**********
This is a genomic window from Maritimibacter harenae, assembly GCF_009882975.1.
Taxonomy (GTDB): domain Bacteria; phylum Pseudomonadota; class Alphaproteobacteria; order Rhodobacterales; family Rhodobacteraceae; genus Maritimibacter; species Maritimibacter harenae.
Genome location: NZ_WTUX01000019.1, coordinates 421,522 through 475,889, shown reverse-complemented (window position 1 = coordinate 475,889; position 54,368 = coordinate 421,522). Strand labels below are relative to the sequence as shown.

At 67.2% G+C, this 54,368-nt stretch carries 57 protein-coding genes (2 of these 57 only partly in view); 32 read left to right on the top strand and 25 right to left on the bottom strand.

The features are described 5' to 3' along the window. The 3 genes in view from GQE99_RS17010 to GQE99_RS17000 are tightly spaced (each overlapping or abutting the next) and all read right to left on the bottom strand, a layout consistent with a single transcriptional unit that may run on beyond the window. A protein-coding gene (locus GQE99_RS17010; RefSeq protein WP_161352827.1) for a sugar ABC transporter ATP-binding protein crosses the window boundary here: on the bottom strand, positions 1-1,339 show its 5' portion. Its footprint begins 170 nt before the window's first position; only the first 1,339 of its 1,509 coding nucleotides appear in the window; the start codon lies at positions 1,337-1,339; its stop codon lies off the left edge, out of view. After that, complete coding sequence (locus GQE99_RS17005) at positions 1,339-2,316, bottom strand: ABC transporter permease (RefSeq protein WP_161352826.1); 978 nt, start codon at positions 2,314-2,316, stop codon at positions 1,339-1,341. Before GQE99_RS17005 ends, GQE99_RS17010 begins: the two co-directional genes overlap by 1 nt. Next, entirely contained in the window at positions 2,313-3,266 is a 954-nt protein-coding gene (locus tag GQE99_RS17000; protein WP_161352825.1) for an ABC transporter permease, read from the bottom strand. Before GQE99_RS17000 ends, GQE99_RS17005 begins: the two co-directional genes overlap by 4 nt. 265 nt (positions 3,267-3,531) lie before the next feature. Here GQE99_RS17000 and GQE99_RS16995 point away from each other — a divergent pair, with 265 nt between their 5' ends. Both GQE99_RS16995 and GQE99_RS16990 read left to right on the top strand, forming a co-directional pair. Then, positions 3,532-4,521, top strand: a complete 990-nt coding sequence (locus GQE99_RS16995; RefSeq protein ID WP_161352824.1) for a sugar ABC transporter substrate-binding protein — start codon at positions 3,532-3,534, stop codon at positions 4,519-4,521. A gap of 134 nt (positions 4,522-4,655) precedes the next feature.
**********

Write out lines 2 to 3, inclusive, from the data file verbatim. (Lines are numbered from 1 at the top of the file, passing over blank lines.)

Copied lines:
Taxonomy (GTDB): domain Bacteria; phylum Pseudomonadota; class Alphaproteobacteria; order Rhodobacterales; family Rhodobacteraceae; genus Maritimibacter; species Maritimibacter harenae.
Genome location: NZ_WTUX01000019.1, coordinates 421,522 through 475,889, shown reverse-complemented (window position 1 = coordinate 475,889; position 54,368 = coordinate 421,522). Strand labels below are relative to the sequence as shown.